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Capturing the Malta Jazz Festival

Esperenza Spalding

Festivals Malta has responded to the exigencies of the ongoing covid-19 pandemic by organising an online edition of the Malta Jazz Festival, which will tap into the event’s rich history by taking on a retrospective bent.

To say that Maltese photographer Joe P. Smith has become synonymous with the Malta Jazz Festival would be something of an understatement. Literally engaged with his task since the annual festival’s inception at the tail-end of the last century, Joe has had the privilege of photographing some of the most renowned and legendary jazz musicians who have graced the now-iconic stage at Ta’ Liesse, Valletta from 1991 onwards.

“I have not missed an edition since 1991 – except for 2006-2008 when both format and venue shifted to a more commercial model – and I always leave the third week of July free from any commitments and travel so that I will be able to be present,” Joe says.

John Scofield

However, this year’s edition will inevitably herald another rare break in tradition for Joe and his ilk, as well as the musicians whose on-stage efforts they have so ably depicted over the decades. Thankfully, Festivals Malta has responded to the exigencies of the ongoing covid-19 pandemic by organising an online edition of the Malta Jazz Festival, which will tap into the event’s rich history by taking on a retrospective bent.

“Personally, I will greatly miss this important annual fixture in my photographic journey, but we also must acknowledge how this virus has played havoc with many aspects of our lives. Through an online presence one can at least still enjoy the emotions and good vibes that this musical genre can convey. A trip down memory lane can make us look back and appreciate the musical genius that has graced our harbourfront during the years,” Joe says.

But the photographer – along with some of his fellow travellers in this particular vocation – will not simply be sitting through the online festival. Audiences can look forward to a whirlwind exhibition of photography and painting - ‘Notes From the Harbour’ that has documented the Malta Jazz Festival’s long 30-year trajectory. Assembling a selection of photographic works by Darrin Zammit Lupi, Pierre Stafrace, Therese Debono and of course Joe P. Smith himself, along with ‘in situ’ paintings by Jeni Caruana and the late Olaug Vethal, the visual showcase will serve as a testament to the festival’s wide-ranging cultural legacy. The virtual exhibition will be available on the Malta Jazz Festival website from the 13th of July until the end of August.

It is also, of course, an excellent opportunity for photographers like Joe to reflect on the creative, but also emotional and anecdotal, legacy of this regular appointment. Claiming that he’s always been an avid jazz fan and that the prospect of photographing the very first edition of the festival in 1991 came with no small measure of excitement, Joe also admits to feeling some trepidation at the very beginning.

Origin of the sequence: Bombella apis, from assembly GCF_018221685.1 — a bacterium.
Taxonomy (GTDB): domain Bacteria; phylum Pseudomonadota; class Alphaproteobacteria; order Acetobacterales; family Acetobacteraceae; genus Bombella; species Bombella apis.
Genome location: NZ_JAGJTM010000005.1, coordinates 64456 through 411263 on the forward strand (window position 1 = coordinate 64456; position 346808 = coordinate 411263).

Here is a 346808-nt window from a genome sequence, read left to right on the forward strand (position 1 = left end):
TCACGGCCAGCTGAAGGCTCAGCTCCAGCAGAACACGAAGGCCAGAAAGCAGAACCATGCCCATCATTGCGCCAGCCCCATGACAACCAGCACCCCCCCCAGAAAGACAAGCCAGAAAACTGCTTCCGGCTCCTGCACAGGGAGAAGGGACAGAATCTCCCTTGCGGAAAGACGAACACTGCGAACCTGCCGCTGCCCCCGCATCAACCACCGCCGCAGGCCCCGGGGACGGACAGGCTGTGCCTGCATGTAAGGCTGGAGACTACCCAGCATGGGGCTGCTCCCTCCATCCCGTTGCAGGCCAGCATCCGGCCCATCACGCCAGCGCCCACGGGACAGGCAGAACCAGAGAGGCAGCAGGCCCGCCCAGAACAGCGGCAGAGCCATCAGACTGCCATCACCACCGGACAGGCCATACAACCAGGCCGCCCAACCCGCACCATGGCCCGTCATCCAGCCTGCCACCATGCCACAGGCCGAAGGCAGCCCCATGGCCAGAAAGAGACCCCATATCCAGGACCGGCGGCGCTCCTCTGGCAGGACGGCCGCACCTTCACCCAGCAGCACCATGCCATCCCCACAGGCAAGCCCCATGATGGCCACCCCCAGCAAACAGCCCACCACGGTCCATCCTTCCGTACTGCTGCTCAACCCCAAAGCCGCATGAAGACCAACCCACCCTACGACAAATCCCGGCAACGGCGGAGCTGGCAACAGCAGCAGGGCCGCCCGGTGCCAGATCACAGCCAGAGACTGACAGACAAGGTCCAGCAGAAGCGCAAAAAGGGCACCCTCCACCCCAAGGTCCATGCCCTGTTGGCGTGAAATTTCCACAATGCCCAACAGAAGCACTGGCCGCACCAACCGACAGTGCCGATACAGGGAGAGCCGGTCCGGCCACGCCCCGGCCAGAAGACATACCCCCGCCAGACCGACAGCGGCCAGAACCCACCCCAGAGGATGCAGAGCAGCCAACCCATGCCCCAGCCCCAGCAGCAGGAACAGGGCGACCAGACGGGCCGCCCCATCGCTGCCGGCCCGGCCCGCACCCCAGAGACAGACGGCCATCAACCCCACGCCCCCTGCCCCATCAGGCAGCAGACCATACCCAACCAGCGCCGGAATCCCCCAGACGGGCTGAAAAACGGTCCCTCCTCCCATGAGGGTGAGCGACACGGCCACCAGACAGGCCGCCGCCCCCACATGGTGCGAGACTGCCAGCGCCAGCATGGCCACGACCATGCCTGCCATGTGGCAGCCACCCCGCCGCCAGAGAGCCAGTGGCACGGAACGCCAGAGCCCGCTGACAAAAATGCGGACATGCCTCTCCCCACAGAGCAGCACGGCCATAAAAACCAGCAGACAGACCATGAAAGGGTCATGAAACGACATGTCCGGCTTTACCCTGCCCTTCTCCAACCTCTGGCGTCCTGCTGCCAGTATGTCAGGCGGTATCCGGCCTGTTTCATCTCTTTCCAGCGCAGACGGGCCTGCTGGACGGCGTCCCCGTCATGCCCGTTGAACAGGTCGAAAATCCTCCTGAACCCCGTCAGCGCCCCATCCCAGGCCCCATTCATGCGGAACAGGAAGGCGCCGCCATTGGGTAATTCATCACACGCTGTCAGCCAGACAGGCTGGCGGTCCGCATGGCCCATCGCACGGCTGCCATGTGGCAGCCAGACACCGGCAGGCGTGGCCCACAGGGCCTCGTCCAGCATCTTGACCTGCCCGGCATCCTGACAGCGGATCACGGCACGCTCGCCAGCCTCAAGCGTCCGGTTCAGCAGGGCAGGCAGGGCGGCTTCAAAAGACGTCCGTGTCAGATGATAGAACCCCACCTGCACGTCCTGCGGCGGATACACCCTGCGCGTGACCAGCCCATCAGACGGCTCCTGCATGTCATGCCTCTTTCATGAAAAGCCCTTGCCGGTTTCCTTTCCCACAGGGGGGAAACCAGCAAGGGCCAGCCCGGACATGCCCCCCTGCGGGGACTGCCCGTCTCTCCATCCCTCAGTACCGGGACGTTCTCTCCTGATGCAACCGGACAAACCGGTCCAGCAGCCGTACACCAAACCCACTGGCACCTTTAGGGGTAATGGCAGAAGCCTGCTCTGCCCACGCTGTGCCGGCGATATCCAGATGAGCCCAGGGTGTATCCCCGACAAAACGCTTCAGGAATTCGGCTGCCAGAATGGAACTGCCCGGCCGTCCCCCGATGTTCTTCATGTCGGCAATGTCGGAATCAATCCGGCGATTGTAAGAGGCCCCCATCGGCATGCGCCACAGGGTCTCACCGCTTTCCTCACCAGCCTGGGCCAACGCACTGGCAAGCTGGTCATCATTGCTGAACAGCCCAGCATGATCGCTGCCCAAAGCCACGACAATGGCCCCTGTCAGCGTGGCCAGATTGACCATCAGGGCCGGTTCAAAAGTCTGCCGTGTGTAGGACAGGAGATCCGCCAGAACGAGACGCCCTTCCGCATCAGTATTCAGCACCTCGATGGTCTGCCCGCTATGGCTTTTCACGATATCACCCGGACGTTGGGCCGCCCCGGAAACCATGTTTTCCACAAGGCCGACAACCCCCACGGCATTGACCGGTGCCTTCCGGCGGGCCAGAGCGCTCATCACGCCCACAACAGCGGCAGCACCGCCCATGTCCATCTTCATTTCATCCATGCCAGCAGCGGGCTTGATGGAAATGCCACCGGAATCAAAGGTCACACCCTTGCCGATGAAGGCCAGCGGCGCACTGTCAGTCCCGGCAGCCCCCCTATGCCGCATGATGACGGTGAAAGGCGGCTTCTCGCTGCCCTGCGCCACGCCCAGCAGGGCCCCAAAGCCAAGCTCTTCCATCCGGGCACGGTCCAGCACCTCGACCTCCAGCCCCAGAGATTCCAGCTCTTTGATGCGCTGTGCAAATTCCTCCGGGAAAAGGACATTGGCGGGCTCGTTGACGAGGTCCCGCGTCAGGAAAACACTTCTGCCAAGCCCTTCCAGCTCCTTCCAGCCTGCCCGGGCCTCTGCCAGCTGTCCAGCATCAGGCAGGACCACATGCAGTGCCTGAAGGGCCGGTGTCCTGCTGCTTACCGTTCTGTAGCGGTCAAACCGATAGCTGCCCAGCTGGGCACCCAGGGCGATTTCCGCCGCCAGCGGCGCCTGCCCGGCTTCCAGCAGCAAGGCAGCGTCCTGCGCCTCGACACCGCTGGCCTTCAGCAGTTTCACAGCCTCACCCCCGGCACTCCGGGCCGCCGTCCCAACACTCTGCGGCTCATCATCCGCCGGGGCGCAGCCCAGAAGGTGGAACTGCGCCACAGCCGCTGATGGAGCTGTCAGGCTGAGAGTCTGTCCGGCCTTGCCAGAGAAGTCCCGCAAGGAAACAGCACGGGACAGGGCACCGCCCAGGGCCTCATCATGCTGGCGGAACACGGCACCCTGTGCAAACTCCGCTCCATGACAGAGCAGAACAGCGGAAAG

“I hate crowds, and I had never photographed jazz concerts before, so I was not fully energised ahead of the event, so to speak. But the prospect of photographing legends like Chick Corea, Elvin Jones and Michel Petrucciani did give me butterflies…” When an advertising agency asked Joe to take some promotional shots for a sponsor, the build-up to the event started to become a legitimate source of excitement. He explains how, “due to promotional requirements”, the bulk of his photos for that first edition had to be done in colour, but he did sneak in some black and white shots for his own personal collection – a practice that would mark his aesthetic presence for many years to come.

“These were film and darkroom days, and I was sort of elated when I saw the results,” Joe says, explaining how the monochrome treatment is particularly apt at capturing the dynamics and nuances of jazz performance, because “the compression of tones echoes the compression of musical notes”.

“The stygian darkness brings to the fore the effort, pain and facial expressions as the performers go through the act of improvisation. The inclusion of negative spaces around the performers accentuates their creative act, and provides space where they can let their emotions free,” Joe adds.

Such a great end-result is achieved through no small amount of focus and effort, though they can result in great stories to tell after the fact, and Joe recounts an unforgettable moment from the Malta Jazz Festival’s first edition.

“The legendary Chick Corea was on the stage. I was roaming backstage in search of that ‘different’ shot. I climbed two stairs leading onto the stage and saw this beautiful back-lit image of Chick sitting at the piano and the Valletta bastions in the background…” Joe was, however, understandably barred from approaching the stage.

Brad Mehldau Trio (2009) acrylic on gesso paper by Jeni Caruana

“But at that moment, Chick’s manager passed by and I plucked up the courage to ask him if I could cross the threshold for just one shot. He gladly consented.” Joe got his shot, but this incurred the wrath of the stage manager, who came stampeding in his direction.

“He certainly gave me a piece of his mind, saying I was jeopardising his position! I kept my cool and pointed to Chick’s manager and said: “You can speak to him”. That resolved it.”

The Malta Jazz Festival - Online Edition is happening between the 13th & 18th July. Notes From the Harbour - Virtual Exhibition will be open between the 13th July and the 31st of August 2020. For more information visit



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